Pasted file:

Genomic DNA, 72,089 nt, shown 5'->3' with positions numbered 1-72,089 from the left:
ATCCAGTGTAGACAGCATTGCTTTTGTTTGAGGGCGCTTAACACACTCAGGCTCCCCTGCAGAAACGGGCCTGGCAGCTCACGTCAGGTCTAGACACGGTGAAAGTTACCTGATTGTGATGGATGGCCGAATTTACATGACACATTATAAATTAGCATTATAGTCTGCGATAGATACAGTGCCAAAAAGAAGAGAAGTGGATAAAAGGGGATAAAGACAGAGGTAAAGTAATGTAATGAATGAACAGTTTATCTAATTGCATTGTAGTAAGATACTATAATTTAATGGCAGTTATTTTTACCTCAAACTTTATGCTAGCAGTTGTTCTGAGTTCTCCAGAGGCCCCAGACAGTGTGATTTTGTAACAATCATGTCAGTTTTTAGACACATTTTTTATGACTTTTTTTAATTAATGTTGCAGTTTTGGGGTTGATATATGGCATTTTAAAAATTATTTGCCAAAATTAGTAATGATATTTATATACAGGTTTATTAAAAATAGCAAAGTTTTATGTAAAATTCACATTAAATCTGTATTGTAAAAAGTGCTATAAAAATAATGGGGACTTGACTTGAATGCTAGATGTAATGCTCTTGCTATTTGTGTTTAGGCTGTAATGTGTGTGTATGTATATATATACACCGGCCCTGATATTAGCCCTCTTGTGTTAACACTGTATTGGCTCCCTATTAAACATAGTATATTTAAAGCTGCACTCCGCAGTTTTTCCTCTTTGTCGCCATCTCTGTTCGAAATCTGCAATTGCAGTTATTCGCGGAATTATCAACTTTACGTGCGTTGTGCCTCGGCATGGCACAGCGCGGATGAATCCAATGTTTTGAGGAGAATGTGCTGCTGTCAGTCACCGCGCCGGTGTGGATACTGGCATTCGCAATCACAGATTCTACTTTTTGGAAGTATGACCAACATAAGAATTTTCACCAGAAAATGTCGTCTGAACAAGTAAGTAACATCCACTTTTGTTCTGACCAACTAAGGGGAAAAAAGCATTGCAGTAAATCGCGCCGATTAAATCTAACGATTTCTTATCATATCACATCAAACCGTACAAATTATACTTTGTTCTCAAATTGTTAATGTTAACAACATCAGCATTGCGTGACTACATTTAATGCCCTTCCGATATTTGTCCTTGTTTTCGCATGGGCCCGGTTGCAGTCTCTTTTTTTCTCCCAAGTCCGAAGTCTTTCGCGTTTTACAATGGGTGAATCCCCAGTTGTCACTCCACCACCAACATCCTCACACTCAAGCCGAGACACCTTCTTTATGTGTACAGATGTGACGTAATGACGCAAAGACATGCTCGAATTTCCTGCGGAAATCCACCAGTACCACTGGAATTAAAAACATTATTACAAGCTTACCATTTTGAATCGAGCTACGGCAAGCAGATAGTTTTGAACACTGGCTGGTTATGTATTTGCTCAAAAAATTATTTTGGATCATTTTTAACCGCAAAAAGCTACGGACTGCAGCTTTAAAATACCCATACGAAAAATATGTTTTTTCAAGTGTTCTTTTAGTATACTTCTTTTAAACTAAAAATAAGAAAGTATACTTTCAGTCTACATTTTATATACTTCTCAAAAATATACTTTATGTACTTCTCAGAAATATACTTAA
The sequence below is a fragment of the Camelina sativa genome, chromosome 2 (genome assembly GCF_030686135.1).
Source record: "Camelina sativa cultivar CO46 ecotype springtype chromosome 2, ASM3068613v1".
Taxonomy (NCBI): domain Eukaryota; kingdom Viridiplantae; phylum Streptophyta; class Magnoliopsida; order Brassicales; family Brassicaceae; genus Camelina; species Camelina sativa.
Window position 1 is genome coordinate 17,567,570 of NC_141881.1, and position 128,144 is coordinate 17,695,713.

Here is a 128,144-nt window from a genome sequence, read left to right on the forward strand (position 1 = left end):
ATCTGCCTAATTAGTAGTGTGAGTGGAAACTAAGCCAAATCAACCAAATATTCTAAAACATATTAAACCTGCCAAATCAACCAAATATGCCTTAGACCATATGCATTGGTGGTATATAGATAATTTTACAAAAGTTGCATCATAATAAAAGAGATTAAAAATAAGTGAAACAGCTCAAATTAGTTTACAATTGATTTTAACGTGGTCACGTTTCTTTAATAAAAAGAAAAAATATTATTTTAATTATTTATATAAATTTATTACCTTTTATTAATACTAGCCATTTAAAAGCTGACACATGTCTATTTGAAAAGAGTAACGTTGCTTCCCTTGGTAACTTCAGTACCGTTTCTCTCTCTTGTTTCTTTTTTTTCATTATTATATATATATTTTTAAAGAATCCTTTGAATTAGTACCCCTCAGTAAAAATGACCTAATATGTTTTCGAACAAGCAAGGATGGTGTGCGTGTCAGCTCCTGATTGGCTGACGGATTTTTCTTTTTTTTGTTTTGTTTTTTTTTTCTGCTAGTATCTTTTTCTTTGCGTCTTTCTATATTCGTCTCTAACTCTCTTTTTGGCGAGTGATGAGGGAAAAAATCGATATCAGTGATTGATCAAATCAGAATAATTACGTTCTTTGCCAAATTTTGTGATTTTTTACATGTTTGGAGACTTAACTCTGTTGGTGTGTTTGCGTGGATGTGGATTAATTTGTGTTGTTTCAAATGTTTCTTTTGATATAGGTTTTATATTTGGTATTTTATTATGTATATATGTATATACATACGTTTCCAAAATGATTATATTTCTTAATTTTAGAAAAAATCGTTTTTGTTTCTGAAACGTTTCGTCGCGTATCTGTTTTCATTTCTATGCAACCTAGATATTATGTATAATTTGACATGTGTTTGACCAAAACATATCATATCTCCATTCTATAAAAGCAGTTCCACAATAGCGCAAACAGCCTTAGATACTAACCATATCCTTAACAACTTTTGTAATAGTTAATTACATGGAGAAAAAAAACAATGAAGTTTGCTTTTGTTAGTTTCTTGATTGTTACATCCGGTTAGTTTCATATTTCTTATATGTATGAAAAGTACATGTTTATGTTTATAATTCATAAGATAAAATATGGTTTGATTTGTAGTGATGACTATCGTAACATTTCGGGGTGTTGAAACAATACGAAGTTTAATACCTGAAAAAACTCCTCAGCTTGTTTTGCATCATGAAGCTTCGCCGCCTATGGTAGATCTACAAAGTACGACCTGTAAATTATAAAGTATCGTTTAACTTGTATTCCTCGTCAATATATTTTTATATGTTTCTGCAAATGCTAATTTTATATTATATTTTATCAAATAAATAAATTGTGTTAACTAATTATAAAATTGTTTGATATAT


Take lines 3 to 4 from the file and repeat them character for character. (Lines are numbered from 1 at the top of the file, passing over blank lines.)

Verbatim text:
The sequence below is a fragment of the Camelina sativa genome, chromosome 2 (genome assembly GCF_030686135.1).
Source record: "Camelina sativa cultivar CO46 ecotype springtype chromosome 2, ASM3068613v1".